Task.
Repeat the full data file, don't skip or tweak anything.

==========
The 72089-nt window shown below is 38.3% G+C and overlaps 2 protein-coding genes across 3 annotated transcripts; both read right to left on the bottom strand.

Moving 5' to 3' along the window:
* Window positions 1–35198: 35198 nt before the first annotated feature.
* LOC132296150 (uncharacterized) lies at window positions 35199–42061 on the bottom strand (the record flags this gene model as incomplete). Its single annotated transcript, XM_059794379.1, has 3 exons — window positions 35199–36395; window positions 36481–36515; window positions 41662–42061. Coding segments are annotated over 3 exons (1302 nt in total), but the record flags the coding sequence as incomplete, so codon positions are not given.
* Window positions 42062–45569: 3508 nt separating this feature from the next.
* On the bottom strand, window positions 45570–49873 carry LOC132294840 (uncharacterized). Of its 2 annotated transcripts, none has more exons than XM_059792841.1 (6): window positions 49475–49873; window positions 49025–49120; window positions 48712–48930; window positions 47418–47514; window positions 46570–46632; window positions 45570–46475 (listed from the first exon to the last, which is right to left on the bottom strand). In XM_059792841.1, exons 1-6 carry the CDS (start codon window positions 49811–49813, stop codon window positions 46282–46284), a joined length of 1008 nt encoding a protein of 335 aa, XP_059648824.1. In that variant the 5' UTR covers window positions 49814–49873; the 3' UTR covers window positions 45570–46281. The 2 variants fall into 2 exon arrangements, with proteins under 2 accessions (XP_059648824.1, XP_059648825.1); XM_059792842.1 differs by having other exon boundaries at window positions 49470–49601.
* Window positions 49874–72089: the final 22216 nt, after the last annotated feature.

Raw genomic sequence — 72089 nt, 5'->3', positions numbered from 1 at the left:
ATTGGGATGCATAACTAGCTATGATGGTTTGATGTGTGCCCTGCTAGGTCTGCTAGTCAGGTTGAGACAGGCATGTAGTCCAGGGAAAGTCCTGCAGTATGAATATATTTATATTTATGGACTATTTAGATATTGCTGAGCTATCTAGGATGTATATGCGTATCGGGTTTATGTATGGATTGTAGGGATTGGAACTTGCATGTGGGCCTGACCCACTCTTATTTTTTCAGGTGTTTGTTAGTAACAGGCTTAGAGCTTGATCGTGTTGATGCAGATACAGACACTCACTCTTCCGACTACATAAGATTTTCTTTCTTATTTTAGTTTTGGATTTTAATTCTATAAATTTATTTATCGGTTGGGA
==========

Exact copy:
The 72089-nt window shown below is 38.3% G+C and overlaps 2 protein-coding genes across 3 annotated transcripts; both read right to left on the bottom strand.

Moving 5' to 3' along the window:
* Window positions 1–35198: 35198 nt before the first annotated feature.
* LOC132296150 (uncharacterized) lies at window positions 35199–42061 on the bottom strand (the record flags this gene model as incomplete). Its single annotated transcript, XM_059794379.1, has 3 exons — window positions 35199–36395; window positions 36481–36515; window positions 41662–42061. Coding segments are annotated over 3 exons (1302 nt in total), but the record flags the coding sequence as incomplete, so codon positions are not given.
* Window positions 42062–45569: 3508 nt separating this feature from the next.
* On the bottom strand, window positions 45570–49873 carry LOC132294840 (uncharacterized). Of its 2 annotated transcripts, none has more exons than XM_059792841.1 (6): window positions 49475–49873; window positions 49025–49120; window positions 48712–48930; window positions 47418–47514; window positions 46570–46632; window positions 45570–46475 (listed from the first exon to the last, which is right to left on the bottom strand). In XM_059792841.1, exons 1-6 carry the CDS (start codon window positions 49811–49813, stop codon window positions 46282–46284), a joined length of 1008 nt encoding a protein of 335 aa, XP_059648824.1. In that variant the 5' UTR covers window positions 49814–49873; the 3' UTR covers window positions 45570–46281. The 2 variants fall into 2 exon arrangements, with proteins under 2 accessions (XP_059648824.1, XP_059648825.1); XM_059792842.1 differs by having other exon boundaries at window positions 49470–49601.
* Window positions 49874–72089: the final 22216 nt, after the last annotated feature.

Raw genomic sequence — 72089 nt, 5'->3', positions numbered from 1 at the left:
ATTGGGATGCATAACTAGCTATGATGGTTTGATGTGTGCCCTGCTAGGTCTGCTAGTCAGGTTGAGACAGGCATGTAGTCCAGGGAAAGTCCTGCAGTATGAATATATTTATATTTATGGACTATTTAGATATTGCTGAGCTATCTAGGATGTATATGCGTATCGGGTTTATGTATGGATTGTAGGGATTGGAACTTGCATGTGGGCCTGACCCACTCTTATTTTTTCAGGTGTTTGTTAGTAACAGGCTTAGAGCTTGATCGTGTTGATGCAGATACAGACACTCACTCTTCCGACTACATAAGATTTTCTTTCTTATTTTAGTTTTGGATTTTAATTCTATAAATTTATTTATCGGTTGGGA